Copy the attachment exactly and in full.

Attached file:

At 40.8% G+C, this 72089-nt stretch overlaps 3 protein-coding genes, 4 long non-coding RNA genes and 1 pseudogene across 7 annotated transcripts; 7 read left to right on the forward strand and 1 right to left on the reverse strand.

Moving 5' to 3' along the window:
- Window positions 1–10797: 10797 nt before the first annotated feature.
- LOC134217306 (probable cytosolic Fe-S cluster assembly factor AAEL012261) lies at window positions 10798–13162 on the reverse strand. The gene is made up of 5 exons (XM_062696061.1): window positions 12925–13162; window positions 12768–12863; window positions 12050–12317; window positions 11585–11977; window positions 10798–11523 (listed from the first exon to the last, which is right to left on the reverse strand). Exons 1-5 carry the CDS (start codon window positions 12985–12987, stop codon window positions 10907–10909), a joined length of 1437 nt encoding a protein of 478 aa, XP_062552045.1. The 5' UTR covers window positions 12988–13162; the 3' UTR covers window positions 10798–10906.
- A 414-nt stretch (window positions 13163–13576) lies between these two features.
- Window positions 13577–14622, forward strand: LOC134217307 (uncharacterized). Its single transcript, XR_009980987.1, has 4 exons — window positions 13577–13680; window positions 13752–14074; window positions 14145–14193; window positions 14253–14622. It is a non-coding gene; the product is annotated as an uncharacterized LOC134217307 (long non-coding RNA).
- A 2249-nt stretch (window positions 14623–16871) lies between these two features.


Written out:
At 40.8% G+C, this 72089-nt stretch overlaps 3 protein-coding genes, 4 long non-coding RNA genes and 1 pseudogene across 7 annotated transcripts; 7 read left to right on the forward strand and 1 right to left on the reverse strand.

Moving 5' to 3' along the window:
- Window positions 1–10797: 10797 nt before the first annotated feature.
- LOC134217306 (probable cytosolic Fe-S cluster assembly factor AAEL012261) lies at window positions 10798–13162 on the reverse strand. The gene is made up of 5 exons (XM_062696061.1): window positions 12925–13162; window positions 12768–12863; window positions 12050–12317; window positions 11585–11977; window positions 10798–11523 (listed from the first exon to the last, which is right to left on the reverse strand). Exons 1-5 carry the CDS (start codon window positions 12985–12987, stop codon window positions 10907–10909), a joined length of 1437 nt encoding a protein of 478 aa, XP_062552045.1. The 5' UTR covers window positions 12988–13162; the 3' UTR covers window positions 10798–10906.
- A 414-nt stretch (window positions 13163–13576) lies between these two features.
- Window positions 13577–14622, forward strand: LOC134217307 (uncharacterized). Its single transcript, XR_009980987.1, has 4 exons — window positions 13577–13680; window positions 13752–14074; window positions 14145–14193; window positions 14253–14622. It is a non-coding gene; the product is annotated as an uncharacterized LOC134217307 (long non-coding RNA).
- A 2249-nt stretch (window positions 14623–16871) lies between these two features.